an array of SBugData. The second parameter is also SBugData
meaning we will just pass the data to the array. (Alternatively we could
have passed a ‘reference’ to the data, but that is another lesson).

Let’s go to the .cpp file for the document and add the code now. Expand
the CBugTracksDoc in the ClassView. You should see the member
functions for the document. Double click on OnNewDocument(). You
will jump to the function in the .cpp file. This function is called every
time a new document (file) is opened. All we want to do here is to clear
out the array so it will be ready for the new data. Where you see the //TODO
comment, add this line of code:


m_BugDataArray.RemoveAll();

Now to fill up the array, jump to the Serialize() function.
This is a function called when a new file is opened or saved. Instead of
the good old FILE pointers you use in C with fopen, we are going
to use microsoft’s CArchive class. You will notice that a CArchive
is passed (by reference) to the Serialize() function. This class
has the same functionality as we get with the fread and fwrite functions.


void CBugTracksDoc::Serialize(CArchive& ar)
{
// if not storing the data, read it
if (!ar.IsStoring())
{
SBugData Data;
CString strOneLine;

// read data in, one line at a time
while(ar.ReadString(strOneLine))
{
// convert the text to floats
sscanf(strOneLine,”%g %gn”,&Data.x,&Data.y);

// add the data to the array
m_BugDataArray.Add(Data);
}
}
}

For the very basic display, we just need to add some code to draw the
data. Go to the function OnDraw() in the view class CBugTracksView.
This is the function that is called every time the window needs refreshed.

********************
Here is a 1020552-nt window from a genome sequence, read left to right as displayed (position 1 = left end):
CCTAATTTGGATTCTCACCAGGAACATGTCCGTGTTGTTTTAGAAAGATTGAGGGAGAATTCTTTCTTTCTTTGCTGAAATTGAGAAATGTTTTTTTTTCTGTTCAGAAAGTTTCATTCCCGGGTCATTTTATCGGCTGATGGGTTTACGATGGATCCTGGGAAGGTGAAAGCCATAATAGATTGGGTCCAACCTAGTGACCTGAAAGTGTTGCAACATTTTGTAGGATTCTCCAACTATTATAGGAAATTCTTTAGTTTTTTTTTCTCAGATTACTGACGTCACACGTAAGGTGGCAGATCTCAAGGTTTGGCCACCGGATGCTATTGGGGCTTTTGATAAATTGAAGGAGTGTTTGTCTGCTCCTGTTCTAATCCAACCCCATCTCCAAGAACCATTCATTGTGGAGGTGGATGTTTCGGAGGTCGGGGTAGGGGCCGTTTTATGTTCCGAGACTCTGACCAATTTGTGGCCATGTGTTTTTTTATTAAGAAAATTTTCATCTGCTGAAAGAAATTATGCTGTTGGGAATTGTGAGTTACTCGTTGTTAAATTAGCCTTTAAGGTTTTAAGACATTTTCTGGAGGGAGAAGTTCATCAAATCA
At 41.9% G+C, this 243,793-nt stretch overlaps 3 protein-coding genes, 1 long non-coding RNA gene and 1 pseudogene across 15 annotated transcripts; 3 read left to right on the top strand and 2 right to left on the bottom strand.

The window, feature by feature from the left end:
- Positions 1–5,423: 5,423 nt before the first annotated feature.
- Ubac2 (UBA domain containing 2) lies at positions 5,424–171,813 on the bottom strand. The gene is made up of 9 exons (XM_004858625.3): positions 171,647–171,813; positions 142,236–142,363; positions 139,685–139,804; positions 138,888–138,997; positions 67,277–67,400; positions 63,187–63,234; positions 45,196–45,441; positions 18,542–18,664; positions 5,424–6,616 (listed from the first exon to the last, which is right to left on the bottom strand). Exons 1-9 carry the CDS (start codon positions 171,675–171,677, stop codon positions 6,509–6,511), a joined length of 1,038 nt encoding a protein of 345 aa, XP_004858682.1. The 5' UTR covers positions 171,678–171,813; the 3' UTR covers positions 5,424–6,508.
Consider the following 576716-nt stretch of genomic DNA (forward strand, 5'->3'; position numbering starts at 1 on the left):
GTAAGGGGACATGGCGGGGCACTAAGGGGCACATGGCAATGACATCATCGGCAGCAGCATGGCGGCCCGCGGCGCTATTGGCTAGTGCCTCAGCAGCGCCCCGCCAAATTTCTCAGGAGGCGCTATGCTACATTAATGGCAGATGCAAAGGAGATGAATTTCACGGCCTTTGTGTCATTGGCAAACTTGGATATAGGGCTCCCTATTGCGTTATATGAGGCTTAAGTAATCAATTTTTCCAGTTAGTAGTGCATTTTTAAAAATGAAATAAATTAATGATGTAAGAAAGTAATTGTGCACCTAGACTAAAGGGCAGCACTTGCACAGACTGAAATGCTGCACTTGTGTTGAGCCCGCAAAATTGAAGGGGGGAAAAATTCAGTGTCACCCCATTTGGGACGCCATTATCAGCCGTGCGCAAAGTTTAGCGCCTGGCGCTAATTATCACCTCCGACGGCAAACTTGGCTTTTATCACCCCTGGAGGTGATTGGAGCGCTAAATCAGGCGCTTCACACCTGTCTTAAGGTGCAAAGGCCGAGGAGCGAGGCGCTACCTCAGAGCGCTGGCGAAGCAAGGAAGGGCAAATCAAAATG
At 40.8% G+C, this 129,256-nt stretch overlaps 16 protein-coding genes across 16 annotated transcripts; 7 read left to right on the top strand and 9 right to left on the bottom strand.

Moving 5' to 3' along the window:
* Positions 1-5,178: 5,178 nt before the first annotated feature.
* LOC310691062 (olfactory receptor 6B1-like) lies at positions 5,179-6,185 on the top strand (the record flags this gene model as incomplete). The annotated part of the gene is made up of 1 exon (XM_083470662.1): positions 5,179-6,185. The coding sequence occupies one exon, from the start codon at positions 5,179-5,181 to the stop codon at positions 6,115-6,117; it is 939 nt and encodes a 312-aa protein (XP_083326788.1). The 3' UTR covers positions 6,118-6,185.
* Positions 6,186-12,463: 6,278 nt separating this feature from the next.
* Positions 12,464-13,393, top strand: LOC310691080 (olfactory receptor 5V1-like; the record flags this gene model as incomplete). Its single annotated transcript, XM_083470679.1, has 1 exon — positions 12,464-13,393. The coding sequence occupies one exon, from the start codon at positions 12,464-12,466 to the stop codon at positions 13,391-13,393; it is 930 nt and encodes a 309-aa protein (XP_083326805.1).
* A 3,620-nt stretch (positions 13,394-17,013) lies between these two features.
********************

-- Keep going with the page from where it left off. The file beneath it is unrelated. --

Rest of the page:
All drawing is done through the CDC class. The CDC class
has several drawing functions, here we will only use the MoveTo
and LineTo calls.


void CBugTracksView::OnDraw(CDC* pDC)
{
// get a pointer to the document class
CBugTracksDoc* pDoc = GetDocument();

// get the total number of data points
int N=pDoc->m_BugDataArray.GetSize();

// draw all of the connecting lines
for(int i=0; i < N-2; i++)
{
pDC->MoveTo(pDoc->m_BugDataArray[i].x, pDoc->m_BugDataArray[i].y);
pDC->LineTo(pDoc->m_BugDataArray[i+1].x, pDoc->m_BugDataArray[i+1].y);
}
}

Well that is it! Compile and run the program. You will get a few
warnings since our data is float, but screen coordinates are int, but that
is harmless in this case. Once the program is running, go to File, Open
and select the data file we created above. It should display the track
in the lower-middle part of the window. We could call it quits here, but
let’s add a couple of more features.

First, I hate the File, Open menu. Lets make our application accept
files that are dropped on the main window. Go to the InitInstance()
function in our CWinApp class CBugTracksApp. Near the
end of the function add this line:


// Enable drag/drop open
m_pMainWnd->DragAcceptFiles();

Now let’s take advantage of the status bar and put some useful text
in it. The status bar is managed by the CStatusBar class, which
is a protected member of CMainFrame. This means that we can’t
touch it from other classes. We can either move its declaration to a public